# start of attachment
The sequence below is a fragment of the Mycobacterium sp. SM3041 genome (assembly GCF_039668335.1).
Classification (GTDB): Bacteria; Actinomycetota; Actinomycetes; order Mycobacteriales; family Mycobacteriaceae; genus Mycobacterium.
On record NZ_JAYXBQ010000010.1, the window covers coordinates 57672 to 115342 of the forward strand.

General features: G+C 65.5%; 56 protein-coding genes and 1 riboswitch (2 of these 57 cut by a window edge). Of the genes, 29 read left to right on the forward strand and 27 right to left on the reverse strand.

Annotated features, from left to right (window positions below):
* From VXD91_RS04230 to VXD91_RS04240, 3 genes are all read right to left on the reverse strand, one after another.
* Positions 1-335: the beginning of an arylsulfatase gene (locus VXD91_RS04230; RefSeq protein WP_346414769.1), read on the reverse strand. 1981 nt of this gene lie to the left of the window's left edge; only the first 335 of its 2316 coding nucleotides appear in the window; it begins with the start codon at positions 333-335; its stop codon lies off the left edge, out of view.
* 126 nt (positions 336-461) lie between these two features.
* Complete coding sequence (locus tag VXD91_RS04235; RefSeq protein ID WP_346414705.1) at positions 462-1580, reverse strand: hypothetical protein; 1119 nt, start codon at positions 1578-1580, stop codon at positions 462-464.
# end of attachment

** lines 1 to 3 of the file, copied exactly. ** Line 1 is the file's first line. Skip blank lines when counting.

The sequence below is a fragment of the Mycobacterium sp. SM3041 genome (assembly GCF_039668335.1).
Classification (GTDB): Bacteria; Actinomycetota; Actinomycetes; order Mycobacteriales; family Mycobacteriaceae; genus Mycobacterium.
On record NZ_JAYXBQ010000010.1, the window covers coordinates 57672 to 115342 of the forward strand.